‘Lost’ Fergusson masterpiece was on lounge wall

The lost masterpiece. Pic: contributed
The lost masterpiece. Pic: contributed
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A PAINTING by one of Scotland’s most famous artists has been rediscovered, after it spent the last 50 years hanging on a living room wall In Edinburgh.

JD Fergusson’s portrait of a mystery French woman is set to go on display for the first time in half a century after the owner responded to an appeal by the National Galleries of Scotland.

The masterpiece will now become a key part of a 
major retrospective of the artist’s work, which opens on December 7.

Last year the show’s curator, Alice Strang, appealed for any works by the artist, who died in 1961, or his former friends and associates, to come forward.

In December the owner of the Portrait de Mademoiselle H painting contacted Ms Strang with “a phone call that curators can only dream of”. JD Fergusson’s 1907 work was painted during his influential and successful Paris period, although the identity of his subject is not known.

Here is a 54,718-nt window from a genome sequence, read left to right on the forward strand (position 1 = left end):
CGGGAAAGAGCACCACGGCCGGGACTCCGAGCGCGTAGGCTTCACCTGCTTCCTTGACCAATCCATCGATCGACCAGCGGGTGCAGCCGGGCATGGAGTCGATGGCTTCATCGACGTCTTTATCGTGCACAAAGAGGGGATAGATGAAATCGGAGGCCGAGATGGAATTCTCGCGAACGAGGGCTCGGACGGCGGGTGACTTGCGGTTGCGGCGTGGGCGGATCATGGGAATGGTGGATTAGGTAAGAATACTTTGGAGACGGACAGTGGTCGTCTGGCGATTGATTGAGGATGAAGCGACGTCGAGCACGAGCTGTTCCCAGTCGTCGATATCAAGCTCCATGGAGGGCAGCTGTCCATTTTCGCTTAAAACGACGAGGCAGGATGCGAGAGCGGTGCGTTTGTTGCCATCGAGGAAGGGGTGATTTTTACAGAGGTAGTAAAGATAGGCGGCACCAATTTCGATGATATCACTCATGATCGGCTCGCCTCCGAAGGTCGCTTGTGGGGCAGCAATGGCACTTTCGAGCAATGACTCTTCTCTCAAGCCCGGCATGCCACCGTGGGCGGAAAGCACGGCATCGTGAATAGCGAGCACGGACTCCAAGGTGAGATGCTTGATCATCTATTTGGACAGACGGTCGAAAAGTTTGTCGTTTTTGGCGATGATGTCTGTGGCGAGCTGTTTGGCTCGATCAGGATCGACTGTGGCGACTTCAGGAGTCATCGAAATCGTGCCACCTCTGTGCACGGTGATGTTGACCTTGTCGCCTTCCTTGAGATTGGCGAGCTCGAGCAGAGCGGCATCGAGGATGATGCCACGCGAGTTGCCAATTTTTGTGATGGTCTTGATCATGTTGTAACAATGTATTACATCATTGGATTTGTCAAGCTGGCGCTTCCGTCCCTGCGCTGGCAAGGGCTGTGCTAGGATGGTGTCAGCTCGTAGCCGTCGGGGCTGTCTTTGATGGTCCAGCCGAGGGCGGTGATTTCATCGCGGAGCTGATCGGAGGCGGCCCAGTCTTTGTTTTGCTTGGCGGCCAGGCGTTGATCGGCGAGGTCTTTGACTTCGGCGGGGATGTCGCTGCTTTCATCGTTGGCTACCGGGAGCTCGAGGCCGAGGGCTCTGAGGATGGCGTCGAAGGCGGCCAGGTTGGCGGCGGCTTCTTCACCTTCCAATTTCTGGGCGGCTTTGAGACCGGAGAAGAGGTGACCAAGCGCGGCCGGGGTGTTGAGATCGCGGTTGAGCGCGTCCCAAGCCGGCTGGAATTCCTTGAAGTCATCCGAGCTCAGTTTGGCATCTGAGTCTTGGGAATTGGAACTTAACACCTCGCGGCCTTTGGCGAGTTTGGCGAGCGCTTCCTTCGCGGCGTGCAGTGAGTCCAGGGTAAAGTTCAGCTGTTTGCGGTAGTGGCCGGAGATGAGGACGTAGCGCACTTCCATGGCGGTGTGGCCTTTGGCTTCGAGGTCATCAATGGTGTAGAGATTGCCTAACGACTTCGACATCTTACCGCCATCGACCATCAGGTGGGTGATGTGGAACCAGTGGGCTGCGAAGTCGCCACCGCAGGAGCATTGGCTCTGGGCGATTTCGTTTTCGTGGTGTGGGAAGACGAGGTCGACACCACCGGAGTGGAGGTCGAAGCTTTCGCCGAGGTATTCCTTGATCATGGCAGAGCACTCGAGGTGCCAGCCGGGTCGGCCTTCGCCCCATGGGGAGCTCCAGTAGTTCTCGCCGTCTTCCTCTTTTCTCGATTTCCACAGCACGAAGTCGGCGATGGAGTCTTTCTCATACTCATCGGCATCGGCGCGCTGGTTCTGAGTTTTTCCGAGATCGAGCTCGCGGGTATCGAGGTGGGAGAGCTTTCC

It was bought by the current owner, who wishes to remain anonymous, in the early 1960s and has not been seen in public since.

Ms Strang said: “I had gone to work during Christmas and New Year to tidy up my desk, when I received the most 
marvellous phone call.

“He asked if I might like see a painting hanging on his 
sitting-room wall.

“By that afternoon, I was standing in front of the beautiful Portrait de Mademoiselle H and on the spot I asked if he might be willing to lend it to us.

“It was the kind of phone call that curators can only dream of”.

The Edinburgh-based owner said: “I went with my mother to the posthumous sale in about 1962 of Fergusson’s works that had remained in his possession – I think at Aitken Dott’s [art dealer] in George Street.

“There were two portraits side by side, one being the portrait of Mademoiselle H and the other of a man. My mother said she would buy Mademoiselle H and suggested that I should buy the other one. To my regret I didn’t buy it, but she bought Mademoiselle. It hung in her sitting room till her death and since then has been in our sitting room.

The Leith-born painter moved to Paris and mixed with painters such as Derain, Matisse and Picasso, who all influenced his later work.